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Now we have orchestrated all these Makefiles, it is easier to keep track of all the rules and makes working with Makefiles sane, if you are doing a lot with it.


So with the use of Makefile we can streamline a lot of redundant tasks in our projects without having to remember overwhelmingly long and varying commands.

It increases the productivity of the whole team; with easier project setup and redundant tasks outsourced to the Makefile with intuitive target names, leaving the devs to focus on more serious tasks at hand.

Top comments (13)

mjgs profile image
Info Comment hidden by post author - thread only accessible via permalink
Mark Smith

I like the general idea of where this tutorial was going but there were some parts that either were not well described (@ symbol) or inconsistencies (env variables) that broke the flow, making it difficult to understand.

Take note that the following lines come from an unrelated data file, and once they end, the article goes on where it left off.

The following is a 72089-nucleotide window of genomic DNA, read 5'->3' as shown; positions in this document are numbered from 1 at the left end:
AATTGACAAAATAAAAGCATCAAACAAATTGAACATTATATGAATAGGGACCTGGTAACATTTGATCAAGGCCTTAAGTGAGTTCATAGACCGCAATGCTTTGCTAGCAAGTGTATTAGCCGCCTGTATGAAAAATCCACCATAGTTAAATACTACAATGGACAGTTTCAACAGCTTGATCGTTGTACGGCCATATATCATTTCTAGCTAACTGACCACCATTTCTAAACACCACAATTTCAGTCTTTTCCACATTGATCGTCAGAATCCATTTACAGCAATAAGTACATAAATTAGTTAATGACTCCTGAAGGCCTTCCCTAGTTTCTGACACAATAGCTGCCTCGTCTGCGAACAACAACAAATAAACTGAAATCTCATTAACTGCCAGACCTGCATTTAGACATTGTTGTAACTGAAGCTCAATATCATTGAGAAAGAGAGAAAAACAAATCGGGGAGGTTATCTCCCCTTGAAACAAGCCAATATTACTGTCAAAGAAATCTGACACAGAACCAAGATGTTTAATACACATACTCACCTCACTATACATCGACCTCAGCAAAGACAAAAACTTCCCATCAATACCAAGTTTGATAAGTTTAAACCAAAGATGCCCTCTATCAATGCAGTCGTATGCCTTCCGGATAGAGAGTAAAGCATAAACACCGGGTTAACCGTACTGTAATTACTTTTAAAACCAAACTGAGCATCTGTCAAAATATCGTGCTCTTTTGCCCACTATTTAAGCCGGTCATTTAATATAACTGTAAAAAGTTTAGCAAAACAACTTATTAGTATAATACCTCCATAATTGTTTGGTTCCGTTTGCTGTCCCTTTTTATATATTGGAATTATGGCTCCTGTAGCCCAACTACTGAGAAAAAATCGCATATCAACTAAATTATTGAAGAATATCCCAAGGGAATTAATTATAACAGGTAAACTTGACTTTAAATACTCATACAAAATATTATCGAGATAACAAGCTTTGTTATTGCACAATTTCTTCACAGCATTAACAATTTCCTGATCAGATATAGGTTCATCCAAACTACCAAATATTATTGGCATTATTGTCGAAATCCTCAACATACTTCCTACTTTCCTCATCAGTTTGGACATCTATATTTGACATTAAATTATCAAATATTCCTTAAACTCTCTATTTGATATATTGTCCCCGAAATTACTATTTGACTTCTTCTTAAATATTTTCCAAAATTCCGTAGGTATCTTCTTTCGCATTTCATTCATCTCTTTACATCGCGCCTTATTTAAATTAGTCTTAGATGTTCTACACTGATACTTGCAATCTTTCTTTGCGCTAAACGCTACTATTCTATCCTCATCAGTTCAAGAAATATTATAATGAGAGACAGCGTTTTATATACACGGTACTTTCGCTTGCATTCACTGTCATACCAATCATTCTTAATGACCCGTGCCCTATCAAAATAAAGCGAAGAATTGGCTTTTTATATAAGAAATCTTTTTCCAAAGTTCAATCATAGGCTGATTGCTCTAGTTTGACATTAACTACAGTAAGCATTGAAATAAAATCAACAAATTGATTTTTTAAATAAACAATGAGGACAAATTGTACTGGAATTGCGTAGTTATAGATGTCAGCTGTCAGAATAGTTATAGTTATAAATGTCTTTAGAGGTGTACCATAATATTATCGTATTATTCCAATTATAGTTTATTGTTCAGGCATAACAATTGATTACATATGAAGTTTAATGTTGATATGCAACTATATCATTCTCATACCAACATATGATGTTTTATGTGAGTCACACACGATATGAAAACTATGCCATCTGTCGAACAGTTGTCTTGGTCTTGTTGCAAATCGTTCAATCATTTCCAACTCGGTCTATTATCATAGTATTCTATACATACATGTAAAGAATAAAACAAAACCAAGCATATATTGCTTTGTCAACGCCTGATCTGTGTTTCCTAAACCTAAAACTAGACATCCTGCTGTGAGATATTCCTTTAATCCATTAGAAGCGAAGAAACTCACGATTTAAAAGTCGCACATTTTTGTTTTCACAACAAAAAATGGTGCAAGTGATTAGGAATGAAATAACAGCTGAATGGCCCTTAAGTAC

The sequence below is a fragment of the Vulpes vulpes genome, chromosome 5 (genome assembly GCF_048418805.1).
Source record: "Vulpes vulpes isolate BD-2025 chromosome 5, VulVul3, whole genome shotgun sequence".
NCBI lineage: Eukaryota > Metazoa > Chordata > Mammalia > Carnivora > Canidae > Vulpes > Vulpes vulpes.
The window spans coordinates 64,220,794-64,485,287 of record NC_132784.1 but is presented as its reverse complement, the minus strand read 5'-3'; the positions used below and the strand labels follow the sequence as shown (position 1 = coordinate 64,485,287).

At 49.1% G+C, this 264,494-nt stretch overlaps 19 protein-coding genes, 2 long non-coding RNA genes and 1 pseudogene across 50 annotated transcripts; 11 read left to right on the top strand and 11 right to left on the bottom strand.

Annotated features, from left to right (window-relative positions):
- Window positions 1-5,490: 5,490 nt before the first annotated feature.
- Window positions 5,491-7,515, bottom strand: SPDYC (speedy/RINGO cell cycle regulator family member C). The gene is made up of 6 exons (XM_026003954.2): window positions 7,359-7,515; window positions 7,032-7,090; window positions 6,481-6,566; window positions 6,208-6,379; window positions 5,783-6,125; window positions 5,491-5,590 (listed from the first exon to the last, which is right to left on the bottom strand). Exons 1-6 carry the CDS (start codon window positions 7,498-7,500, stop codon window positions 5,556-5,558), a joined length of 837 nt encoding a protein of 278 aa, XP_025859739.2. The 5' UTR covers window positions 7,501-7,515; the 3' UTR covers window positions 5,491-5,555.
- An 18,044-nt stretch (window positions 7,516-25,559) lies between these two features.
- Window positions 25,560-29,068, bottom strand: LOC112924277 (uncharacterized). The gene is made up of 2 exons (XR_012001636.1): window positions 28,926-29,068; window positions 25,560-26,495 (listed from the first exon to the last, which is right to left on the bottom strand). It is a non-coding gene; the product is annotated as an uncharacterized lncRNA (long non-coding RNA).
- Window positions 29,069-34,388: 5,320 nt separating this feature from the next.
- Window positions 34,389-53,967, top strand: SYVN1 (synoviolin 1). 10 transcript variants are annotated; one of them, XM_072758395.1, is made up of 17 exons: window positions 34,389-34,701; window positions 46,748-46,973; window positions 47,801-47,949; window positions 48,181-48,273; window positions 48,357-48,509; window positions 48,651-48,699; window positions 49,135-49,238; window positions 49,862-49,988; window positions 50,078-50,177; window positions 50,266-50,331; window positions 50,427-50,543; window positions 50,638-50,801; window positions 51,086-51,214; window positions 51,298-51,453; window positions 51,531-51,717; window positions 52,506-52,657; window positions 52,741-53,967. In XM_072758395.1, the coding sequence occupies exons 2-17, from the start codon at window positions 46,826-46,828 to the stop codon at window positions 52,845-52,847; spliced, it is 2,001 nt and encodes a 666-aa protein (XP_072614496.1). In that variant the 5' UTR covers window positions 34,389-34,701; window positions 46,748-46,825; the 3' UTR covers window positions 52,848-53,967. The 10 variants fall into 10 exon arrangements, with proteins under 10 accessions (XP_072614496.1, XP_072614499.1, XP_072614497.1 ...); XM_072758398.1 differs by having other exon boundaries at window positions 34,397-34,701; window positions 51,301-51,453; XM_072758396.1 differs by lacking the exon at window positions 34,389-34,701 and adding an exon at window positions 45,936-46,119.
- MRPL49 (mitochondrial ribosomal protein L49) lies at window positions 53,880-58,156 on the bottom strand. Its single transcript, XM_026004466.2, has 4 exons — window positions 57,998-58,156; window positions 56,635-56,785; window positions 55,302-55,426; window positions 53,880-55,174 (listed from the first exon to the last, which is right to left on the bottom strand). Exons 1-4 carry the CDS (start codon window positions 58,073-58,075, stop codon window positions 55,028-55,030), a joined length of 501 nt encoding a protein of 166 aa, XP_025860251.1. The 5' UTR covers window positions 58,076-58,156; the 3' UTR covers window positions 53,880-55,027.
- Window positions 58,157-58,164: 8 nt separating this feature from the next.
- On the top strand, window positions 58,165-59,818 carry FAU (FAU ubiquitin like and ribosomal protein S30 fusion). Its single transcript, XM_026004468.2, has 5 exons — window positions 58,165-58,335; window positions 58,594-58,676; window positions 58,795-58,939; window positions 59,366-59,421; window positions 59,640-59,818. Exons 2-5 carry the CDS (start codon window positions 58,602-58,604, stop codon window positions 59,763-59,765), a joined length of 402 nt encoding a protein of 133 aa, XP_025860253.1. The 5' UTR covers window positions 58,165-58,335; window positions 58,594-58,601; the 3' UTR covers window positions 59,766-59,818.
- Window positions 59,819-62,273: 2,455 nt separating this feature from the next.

yankee profile image
Yankee Maharjan • Edited

Hey Mark, thank you for the comment, I have written about `@ symbol on the Notes section here.

For environment variables, from where did you find it confusing? Is it the sub topic Variables itself or Include other Makefiles?

Let me know, I will update accordingly to make it more understandable. 🙂

mjgs profile image
Mark Smith

@ symbol is for disabling the echo for recipe.

I have no idea what that means. It feels weird adding symbols to bash commands like that, where is the symbol interpreted?

In our shell we can export an environment variable called greeting.

But then the name of the variable is not ‘greeting’:

$ export INFO="Run make help to show

These sorts of small inconsistencies really break the flow of the entire piece.

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yankee profile image
Yankee Maharjan

Made the tweaks. On regards for the @ symbol, that's the standard syntax for Makefile and just how it works to disable printing the recipe to your stdout. As the note section suggests, you can try to build a rule where there is no @ symbol in the recipe to see what it means.